I mentioned in my earlier post, that Kim Kardashian is being paid $10,000 a tweet to promote sponsors on her Twitter account. But what are those sponsors paying for? Because, while she clearly has influence over a certain community, and her Twitter page says she has about 2.7 million followers, I think the reality is obvious: Nobody has a million followers on Twitter.
Does that mean Twitter’s follower counts are lying? No. Instead, Twitter accounts that have over half a million followers listed actually represent (at most) a few hundred thousand people who’ve chosen to become organic followers of someone, along with millions who are passively along for the ride. Some of them are inactive users, some are spammers, some just ignore the noise of the accounts that don’t interest them, like spam in an email inbox. But they can’t count as “followers” in any meaningful sense.
I’m not sure an advertiser would (oops. sorry. I mean “should”) care. Those hundred thousand are still a solid foundation - advertising is about finding and exploiting a catalyst - it works best when it’s compounded through other means.
In print, there’s a term called passalong readership - it’s a factor by which the readership of a magazine is multiplied to calculate the total readership, not just purchased readership. Different magazines have a different average number of readers who “borrow” it.
The relevance here is that advertisers take into account passalong readership in their media buys and scale and reach calculations. They also take into account paid circulation vs. actual circulation (freebies, etc).
It doesn’t seem unreasonable to me to draw parallels with high-follower twitter accounts: followers = paid circulation, number of people who are actually following = actual circulation, average number of retweets per post * actual followers = actual audience. (Astute advertising students will notice I’ve inverted the meanings of actual vs paid, but the point still stands).
In the old days of internet advertising, if we had a great idea, a great website, the GREATEST THING ON THE INTERNET, it was still absolute hell getting the first 40,000 visitors, on which we depended to achieve viral impact. So we resorted to multi-hundred thousand dollar display ad buys to get those “catalyst visits” (this terminology is mine, not industry).
I’ve actually been doing a ton of research with a few of my high-follower twitter friends, asking them to tweet out a “check this out’ link to their followers that has nothing but a “hello thanks for helping in this experiment!” message and nothing else. Then I looked at the percentage of retweets and number of visits, and done some (very very rough) calculations on the value of a follower on twitter for the followee as an advertising opportunity. My initial (again, very very rough) calculations indicate that the value proposition can be quite strong, provided: a) you have compelling content on your site to inspire your catalyst audience to bother passing it along, and b) you’re not looking for mass numbers from the initial visitors. The site still has to be good enough to propagate virally.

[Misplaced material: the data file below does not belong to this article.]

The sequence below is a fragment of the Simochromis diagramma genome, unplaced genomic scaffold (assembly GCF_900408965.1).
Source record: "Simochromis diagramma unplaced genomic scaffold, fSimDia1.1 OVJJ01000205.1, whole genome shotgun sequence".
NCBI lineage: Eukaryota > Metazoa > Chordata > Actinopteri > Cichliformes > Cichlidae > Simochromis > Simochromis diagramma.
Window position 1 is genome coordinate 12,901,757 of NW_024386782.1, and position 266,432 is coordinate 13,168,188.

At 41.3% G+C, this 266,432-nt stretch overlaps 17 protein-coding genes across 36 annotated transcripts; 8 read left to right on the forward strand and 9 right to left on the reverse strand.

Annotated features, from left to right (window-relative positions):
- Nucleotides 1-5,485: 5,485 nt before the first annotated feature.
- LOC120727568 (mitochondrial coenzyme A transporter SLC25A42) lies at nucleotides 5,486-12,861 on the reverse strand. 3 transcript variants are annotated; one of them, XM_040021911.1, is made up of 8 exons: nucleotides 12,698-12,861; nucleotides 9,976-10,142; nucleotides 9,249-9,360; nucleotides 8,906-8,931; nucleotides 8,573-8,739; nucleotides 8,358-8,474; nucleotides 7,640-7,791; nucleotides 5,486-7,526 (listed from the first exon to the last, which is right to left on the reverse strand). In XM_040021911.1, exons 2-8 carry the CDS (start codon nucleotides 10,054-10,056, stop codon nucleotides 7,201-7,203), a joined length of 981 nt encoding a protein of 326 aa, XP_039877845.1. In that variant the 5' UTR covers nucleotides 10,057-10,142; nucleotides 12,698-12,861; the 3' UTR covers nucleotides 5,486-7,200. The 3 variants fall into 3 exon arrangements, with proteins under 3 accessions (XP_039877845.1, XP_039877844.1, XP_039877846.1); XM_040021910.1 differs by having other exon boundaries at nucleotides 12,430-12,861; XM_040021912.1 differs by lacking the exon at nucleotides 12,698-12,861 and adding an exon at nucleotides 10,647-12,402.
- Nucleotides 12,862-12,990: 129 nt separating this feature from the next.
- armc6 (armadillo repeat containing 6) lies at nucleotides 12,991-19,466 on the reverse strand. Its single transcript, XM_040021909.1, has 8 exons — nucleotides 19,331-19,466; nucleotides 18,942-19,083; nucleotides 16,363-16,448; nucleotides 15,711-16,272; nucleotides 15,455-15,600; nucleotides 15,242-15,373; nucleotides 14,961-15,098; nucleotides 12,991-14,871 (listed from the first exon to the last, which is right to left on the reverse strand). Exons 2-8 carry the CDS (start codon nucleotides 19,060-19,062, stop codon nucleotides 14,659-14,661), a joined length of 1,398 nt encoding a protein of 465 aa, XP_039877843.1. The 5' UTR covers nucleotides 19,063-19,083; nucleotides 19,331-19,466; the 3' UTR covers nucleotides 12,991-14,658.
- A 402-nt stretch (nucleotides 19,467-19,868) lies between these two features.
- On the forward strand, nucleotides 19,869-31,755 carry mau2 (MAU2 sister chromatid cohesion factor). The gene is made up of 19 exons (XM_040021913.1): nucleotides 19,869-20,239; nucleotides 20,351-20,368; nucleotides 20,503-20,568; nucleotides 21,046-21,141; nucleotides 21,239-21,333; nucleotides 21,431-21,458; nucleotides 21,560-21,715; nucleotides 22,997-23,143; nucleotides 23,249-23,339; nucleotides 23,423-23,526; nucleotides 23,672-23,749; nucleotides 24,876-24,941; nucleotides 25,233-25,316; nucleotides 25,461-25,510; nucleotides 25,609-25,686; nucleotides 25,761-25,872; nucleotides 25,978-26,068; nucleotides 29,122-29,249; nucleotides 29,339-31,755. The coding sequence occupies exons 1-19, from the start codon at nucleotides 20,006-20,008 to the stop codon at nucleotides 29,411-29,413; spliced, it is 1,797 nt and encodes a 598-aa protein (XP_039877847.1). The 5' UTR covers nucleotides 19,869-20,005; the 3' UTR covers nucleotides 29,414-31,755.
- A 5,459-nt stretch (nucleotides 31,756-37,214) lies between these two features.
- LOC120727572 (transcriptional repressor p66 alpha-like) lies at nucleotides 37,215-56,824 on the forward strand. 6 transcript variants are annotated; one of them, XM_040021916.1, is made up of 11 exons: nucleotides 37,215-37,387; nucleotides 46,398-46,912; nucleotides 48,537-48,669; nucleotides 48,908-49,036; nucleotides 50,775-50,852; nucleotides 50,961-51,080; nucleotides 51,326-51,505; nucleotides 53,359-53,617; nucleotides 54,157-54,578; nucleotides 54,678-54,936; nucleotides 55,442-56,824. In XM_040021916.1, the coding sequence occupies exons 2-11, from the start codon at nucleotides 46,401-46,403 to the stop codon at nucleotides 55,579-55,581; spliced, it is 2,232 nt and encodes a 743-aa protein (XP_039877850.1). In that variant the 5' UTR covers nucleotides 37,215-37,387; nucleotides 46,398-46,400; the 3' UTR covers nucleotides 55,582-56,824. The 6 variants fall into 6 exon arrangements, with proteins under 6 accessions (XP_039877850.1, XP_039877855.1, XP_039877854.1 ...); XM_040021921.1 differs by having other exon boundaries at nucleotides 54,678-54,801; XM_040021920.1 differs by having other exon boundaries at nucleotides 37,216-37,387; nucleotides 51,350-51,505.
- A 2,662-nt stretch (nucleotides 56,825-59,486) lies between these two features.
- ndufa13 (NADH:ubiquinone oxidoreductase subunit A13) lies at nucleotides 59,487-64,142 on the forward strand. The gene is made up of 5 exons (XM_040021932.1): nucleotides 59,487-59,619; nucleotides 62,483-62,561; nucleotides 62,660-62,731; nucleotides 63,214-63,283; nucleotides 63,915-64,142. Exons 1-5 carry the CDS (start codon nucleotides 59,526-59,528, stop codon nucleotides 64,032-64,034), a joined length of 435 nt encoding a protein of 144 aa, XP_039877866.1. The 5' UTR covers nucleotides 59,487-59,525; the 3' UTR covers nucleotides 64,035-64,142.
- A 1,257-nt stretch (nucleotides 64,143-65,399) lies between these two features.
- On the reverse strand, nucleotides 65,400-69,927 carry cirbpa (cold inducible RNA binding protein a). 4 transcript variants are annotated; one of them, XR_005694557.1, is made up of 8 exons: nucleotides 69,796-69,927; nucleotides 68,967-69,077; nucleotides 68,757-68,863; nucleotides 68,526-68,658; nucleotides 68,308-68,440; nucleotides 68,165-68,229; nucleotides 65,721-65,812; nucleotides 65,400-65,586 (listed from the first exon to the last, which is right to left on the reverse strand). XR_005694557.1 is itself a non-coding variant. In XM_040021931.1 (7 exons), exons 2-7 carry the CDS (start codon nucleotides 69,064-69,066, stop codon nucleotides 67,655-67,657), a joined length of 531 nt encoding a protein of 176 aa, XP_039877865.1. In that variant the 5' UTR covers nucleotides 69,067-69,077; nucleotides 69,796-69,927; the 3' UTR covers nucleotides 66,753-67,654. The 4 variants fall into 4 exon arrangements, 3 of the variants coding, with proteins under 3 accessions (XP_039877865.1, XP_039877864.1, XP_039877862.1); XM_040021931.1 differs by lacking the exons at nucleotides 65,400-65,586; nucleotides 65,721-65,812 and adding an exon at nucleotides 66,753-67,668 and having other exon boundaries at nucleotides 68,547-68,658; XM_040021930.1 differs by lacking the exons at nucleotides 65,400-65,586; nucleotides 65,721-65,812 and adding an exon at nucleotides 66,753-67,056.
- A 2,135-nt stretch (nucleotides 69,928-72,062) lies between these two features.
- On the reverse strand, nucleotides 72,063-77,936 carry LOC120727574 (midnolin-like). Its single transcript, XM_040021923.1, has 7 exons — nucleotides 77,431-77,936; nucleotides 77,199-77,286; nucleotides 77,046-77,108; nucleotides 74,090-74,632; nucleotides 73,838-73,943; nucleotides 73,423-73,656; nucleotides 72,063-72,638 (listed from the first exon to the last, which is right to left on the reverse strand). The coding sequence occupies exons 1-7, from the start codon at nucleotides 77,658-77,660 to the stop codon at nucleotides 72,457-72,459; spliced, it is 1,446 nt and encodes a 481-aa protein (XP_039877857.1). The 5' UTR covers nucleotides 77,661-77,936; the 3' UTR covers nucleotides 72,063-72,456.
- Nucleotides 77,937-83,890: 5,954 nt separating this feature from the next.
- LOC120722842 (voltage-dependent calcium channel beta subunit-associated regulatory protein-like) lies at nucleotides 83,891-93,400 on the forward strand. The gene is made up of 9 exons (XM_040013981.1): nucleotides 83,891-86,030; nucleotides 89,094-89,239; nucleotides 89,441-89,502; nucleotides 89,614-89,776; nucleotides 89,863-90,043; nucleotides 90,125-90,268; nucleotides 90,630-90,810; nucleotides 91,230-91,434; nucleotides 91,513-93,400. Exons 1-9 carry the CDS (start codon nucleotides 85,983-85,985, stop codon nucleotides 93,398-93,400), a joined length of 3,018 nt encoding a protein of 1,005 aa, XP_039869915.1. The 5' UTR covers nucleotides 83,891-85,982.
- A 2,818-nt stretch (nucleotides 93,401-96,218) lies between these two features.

All that being said, the long and the short of it is that by my math, Kim Kardashian, who probably pulled the number out of her ass (avoiding mental image…) is actually fairly reasonably priced. And a damn site cheaper than paying $300k to Yahoo for a homepage takeover for one day.
That being said, back in the day, (like, say, 2004), if someone said “for $10k I can get your first 100,000 or so followers - after that, the rest is on you” we probably would have jumped at the chance.
All of this, to reiterate, is based on a strategy of CATALYST - getting enough initial people to see something so that viral spread can happen for free.
Edit/Note: Anil’s column is about the value of being on the suggested followers list. I’m focusing here just on followers, clickthroughs, and a RT ratio. In his scenario, someone who got on the suggested user list, got a bunch of new followers, but had no increase in clickthroughs or RTs would be analagous to a magazine printing a bunch of extra copies to falsely boost circulation. In the print industry, there are organizations to audit these numbers. it will probably happen eventually on twitter - people proudly displaying their RT and Click ratios. Like the way now we’re (finally) talking about repeat visitors, monthly visitors, etc., instead of just clicks and pageviews, which we inexplicably held onto for like a decade.